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Athletics: Monday launch begins new era for UL online

Monday launch begins new era for UL online

Dan McDonald

The new ragincajuns.com went live at 6:41 p.m. Monday evening.
At 8 p.m., the champagne sat unopened and the cake was uncut in the office of UL event management coordinator and webmaster John Dugas.

"We’re still finding little things we want to fix or work on," Dugas said. "We haven’t stopped to celebrate yet."

Dugas and the several other UL staffers and volunteers involved had reason to celebrate Monday’s launch of the athletic department’s re-tooled Web site. Just getting the site up and running was enough reason, since the UL site had been either dead or on life support since September.
"We’ve been getting all the questions about how it could take so long," Dugas said. "But we didn’t want to rush it. We wanted to take the time to do it right. Because it’s been that long, there could be a million things on there and if one thing is wrong, it’s magnified. That’s what we’re trying to avoid."

The site includes several features that weren’t possible during ragincajuns.com’s earlier existence. It includes a large multimedia segment that will include video streaming of live UL athletic contests, extensive photo galleries, live statistics for several Cajun sports and eventually radio play-by-play through audio streaming.

"Because of the technology we have available, we can do so much more," Dugas said. "We have an e-mail sign-in where people can get immediate e-mails for particular sports anytime something is updated there. We can have hundreds of pictures up for view 15 minutes after a game. We’ve got changing headers so that when someone goes to a page and then back to the same page later, it’ll look different.

"We’re going to do some stream sharing for road games, especially conference games since a lot of conference schools use XOS. That’ll give fans the chance to watch some road games on the site."

The site is a joint effort of the UL staff and XOS Technologies, a firm chosen by UL for its Web presence because of its success in other collegiate ventures and its versatility in other areas.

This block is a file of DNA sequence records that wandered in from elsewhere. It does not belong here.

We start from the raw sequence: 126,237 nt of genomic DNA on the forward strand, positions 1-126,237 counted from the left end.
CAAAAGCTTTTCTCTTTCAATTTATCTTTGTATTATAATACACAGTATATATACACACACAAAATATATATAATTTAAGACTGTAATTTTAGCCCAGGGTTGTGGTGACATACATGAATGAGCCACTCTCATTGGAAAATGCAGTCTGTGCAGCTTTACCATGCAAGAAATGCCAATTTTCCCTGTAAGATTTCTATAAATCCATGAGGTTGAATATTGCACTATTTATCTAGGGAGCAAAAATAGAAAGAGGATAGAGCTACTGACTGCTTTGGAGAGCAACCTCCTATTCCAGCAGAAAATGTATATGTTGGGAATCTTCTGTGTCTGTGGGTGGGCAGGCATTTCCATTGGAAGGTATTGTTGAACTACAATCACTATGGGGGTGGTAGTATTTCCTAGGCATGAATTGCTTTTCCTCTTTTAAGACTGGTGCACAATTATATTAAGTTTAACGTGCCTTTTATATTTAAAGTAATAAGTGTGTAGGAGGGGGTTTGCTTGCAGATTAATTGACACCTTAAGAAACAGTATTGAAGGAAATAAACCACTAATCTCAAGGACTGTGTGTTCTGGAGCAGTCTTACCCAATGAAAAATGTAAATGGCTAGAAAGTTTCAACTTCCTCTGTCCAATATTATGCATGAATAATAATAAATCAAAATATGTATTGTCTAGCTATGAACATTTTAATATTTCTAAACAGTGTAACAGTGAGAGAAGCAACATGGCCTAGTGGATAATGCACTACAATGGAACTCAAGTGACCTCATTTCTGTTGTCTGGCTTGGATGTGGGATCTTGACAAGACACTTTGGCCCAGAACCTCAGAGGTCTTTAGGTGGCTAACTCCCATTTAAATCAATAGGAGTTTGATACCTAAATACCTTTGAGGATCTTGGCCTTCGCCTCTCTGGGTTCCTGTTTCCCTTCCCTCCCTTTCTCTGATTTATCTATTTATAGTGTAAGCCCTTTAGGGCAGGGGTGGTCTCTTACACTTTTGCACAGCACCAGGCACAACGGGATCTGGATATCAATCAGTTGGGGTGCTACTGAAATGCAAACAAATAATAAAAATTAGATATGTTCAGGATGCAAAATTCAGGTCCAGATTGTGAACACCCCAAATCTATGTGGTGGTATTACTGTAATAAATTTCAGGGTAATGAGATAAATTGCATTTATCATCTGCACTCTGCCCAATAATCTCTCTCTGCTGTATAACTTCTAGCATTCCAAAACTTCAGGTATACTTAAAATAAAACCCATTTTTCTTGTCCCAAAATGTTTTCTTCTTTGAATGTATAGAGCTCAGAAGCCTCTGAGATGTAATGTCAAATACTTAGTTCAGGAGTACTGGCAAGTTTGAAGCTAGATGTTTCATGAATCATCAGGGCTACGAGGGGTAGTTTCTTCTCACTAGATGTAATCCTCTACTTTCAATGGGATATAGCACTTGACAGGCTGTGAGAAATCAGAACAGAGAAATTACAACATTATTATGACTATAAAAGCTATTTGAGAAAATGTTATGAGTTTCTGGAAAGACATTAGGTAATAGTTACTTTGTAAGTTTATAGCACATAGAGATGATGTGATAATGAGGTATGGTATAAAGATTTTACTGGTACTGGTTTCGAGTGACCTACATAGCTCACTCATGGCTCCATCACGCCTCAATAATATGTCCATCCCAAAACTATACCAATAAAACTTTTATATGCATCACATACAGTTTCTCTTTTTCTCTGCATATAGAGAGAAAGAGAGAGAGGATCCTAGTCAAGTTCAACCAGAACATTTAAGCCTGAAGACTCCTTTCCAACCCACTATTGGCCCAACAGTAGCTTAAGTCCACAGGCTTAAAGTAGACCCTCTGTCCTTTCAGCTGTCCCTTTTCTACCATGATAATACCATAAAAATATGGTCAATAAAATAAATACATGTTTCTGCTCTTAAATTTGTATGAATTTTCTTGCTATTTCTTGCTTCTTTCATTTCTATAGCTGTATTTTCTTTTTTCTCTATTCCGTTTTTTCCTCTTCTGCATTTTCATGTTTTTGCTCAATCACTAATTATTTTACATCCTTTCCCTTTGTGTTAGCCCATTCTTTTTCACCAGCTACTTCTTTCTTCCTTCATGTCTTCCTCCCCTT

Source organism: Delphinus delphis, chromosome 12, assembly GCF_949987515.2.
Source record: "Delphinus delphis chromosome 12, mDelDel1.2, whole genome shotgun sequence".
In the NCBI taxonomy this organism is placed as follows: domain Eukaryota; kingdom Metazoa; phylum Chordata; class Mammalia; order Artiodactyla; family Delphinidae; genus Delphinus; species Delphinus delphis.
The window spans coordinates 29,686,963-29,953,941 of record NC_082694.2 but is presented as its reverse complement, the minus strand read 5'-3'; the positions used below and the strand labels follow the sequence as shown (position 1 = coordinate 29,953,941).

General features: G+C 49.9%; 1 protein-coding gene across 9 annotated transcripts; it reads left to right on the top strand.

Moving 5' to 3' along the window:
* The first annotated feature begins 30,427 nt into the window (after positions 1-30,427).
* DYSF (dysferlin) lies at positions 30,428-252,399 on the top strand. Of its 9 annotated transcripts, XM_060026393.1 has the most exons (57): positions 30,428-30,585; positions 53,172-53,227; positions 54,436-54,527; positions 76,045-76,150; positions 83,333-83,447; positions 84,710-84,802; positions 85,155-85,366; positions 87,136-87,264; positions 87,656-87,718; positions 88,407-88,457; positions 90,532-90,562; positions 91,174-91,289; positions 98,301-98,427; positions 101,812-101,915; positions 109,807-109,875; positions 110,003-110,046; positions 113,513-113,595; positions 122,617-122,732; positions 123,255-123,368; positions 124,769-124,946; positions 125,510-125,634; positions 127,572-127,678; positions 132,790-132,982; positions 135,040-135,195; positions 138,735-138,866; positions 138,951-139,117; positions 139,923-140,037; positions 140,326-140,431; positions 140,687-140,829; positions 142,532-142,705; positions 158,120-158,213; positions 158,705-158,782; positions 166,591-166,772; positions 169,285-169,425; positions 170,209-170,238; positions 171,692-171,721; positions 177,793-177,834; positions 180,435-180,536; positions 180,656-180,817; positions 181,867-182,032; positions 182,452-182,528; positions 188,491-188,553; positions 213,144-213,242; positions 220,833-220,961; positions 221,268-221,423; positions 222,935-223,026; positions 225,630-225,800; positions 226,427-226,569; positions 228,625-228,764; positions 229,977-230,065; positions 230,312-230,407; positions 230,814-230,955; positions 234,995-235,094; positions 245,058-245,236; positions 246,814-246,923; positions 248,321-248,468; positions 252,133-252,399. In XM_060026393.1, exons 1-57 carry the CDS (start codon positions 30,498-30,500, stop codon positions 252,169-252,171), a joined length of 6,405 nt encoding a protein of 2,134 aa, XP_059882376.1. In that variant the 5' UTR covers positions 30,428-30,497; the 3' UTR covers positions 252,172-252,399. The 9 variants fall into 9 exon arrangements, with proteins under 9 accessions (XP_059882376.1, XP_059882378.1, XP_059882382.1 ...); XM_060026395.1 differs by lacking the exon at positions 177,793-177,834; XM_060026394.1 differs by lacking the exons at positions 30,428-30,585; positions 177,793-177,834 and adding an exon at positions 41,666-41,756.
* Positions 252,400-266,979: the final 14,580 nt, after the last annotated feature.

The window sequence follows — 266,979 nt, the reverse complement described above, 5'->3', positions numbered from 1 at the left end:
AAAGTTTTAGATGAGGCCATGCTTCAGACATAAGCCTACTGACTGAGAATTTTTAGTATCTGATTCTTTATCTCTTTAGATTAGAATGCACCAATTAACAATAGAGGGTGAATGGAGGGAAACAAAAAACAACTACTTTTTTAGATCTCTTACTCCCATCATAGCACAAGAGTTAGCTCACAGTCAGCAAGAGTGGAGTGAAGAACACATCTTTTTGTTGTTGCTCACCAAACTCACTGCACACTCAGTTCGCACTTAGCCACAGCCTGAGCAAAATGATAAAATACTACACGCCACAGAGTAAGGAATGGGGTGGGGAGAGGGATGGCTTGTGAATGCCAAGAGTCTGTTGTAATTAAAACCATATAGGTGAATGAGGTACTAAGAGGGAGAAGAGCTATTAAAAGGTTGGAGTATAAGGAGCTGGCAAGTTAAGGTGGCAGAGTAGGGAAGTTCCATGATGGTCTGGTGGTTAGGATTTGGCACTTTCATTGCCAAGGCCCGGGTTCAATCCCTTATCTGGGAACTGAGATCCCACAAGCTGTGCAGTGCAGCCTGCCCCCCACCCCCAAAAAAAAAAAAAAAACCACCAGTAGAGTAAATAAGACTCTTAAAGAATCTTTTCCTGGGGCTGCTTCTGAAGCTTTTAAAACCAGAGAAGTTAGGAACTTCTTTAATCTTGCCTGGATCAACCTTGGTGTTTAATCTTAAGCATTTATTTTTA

"We compared a couple of companies," Dugas said, "and we went with XOS because they’re specifically designed for university athletic departments. They also offer a ticketing package, and we’re looking at that for the future. Hopefully in a little over a year, we’ll be doing our ticketing there."

Less than one hour after its launch, many of the thousands of available pages had more than 100 views, numbers that UL expects to increase exponentially once fans discover the site and its new features.

Already up are two auction items that fans can bid to purchase through the site, a throwback baseball jersey which the Cajuns will use in its April 17 home game against Southeastern La. and a basketball autographed by the players and staff of the UL women’s basketball squad that advanced to last month’s NCAA Tournament.

In fact, the jersey already had a $100 bid before 8 p.m.

A total of 41 fans had voted on a poll asking what was their favorite new feature on the site. The capability of live statistics from UL football, basketball, baseball, softball and other sports was the early front-runner.

The UL athletic site was hosted for years by C. H. Fenstermaker and Associates at no cost to the university until September.

"What they did for us is just amazing," Dugas said. "They kept us alive with a Web presence for a lot of years. But we were starting to generate so much traffic that it bogged down their whole operation."

Bare-bones information on the program has been carried on UL’s Athletic Network site since September (www.athleticnetwork.net), but available information was limited and extremely basic.

"Having the Athletic Network site saved us this whole athletic year," Dugas said.

Dugas said that he and other UL staffers started looking at sites in mid-September, picking out ideas, features and graphics. One goal was to show some of the personality of the Acadiana area and the Cajun culture, without going overboard.

"I grew up here and spent my childhood going to games here," Dugas said. "But we also had some people doing this that weren’t from here. It gave us a good mix of input. We wanted to showcase our uniqueness and not go overboard and look like country bumpkins.

"We are the Ragin’ Cajuns, and we want to be unique, but we didn’t want to be Bobby Boucher in The Waterboy."

Most of the features on the site will be free. A premium package is being developed for a $7.95 per month charge that will include all of the video streaming and other benefits. In the future, plans are for a lesser-priced package that includes all audio streaming of games.

"We’ll always have a lot of video up for free," Dugas said. "We purchased some video equipment to do a lot of our own events. It won’t be just live games, either … we’ll have events like Fan Days, press conferences and other events up there."
Posted April 10, 2007